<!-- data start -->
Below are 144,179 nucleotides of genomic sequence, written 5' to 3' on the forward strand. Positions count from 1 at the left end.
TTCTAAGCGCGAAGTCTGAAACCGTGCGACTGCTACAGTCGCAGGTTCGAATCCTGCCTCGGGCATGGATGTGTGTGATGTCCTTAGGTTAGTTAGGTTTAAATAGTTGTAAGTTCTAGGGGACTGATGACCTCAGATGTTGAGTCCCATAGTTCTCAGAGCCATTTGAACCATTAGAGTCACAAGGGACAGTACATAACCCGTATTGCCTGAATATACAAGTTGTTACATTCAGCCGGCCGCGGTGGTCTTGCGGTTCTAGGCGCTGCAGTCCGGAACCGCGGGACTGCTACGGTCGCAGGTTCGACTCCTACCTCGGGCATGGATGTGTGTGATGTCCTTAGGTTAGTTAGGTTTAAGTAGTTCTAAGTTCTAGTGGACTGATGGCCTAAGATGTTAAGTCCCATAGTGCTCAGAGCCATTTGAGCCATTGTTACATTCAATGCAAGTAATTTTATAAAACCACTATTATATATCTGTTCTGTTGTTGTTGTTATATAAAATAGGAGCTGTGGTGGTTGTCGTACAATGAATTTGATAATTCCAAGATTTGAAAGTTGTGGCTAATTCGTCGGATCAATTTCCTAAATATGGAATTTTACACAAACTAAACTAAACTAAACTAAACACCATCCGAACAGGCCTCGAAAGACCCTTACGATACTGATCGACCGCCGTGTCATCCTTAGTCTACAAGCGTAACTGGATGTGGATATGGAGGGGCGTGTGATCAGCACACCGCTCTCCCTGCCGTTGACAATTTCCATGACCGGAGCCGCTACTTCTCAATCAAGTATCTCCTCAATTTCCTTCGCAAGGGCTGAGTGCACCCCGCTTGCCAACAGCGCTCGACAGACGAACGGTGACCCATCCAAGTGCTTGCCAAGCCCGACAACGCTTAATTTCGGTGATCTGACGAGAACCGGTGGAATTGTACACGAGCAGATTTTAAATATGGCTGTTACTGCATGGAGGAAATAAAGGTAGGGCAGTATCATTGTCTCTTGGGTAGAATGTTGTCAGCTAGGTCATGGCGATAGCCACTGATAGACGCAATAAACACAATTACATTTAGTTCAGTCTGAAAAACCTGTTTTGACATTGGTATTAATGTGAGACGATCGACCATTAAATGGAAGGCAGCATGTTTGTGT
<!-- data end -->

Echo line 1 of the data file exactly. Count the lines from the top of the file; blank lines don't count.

Below are 144,179 nucleotides of genomic sequence, written 5' to 3' on the forward strand. Positions count from 1 at the left end.